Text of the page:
Two weeks ago, Clayton played at home against South Johnston. The Comets had lost two straight games in the last minute.
As the game started, Stewart came walking onto the Clayton sideline. Soon, he was right between Fowler and Barbour, who is now Claytons offensive coordinator. He was there to show support.
I was there out of my love for and respect for Anthony Barbour and Gary, Stewart said. I knew theyd lost two close games to start the season and were struggling. I know how much Anthony always hated to lose and what those losses did to them. Ive had those same sleepless nights.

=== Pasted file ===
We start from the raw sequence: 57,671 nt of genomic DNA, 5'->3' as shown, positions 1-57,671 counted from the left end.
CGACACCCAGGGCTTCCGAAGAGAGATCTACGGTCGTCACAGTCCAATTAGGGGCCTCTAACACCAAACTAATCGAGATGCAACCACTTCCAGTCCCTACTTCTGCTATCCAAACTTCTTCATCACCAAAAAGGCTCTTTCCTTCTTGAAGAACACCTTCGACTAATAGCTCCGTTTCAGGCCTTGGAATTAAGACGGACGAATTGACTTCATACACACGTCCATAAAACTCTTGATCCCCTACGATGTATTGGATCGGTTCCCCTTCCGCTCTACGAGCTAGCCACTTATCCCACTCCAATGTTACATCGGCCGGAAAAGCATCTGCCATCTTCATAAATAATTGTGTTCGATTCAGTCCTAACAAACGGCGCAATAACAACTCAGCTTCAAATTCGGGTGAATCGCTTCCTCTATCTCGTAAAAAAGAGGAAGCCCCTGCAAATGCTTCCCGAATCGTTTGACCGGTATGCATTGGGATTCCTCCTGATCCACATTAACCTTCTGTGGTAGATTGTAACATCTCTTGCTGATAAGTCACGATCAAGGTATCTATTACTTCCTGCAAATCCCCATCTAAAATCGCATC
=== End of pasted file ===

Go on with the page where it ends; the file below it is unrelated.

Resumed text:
That same week, Fowler made his usual weekly call to Smith, just to check in, to make sure things were going OK and maybe get a little early-season scouting report on other teams.
He was riding me, Smith said of the call. I hadnt been talking to him as much this year since I became athletic director. Theres a lot more things for me to do around here.
There was football chat, then a little football coach/athletic director logistics talk (Fowler has been Claytons athletic director for more than two decades). Then on to more important matters family updates.
When I talk to Gary Fowler, Im talking to a true friend, Smith said. Its the old days in my mind and Im down at the end of the dirt path, talking to my neighbor. Just two guys going through the same things, trying to figure out the best path to take.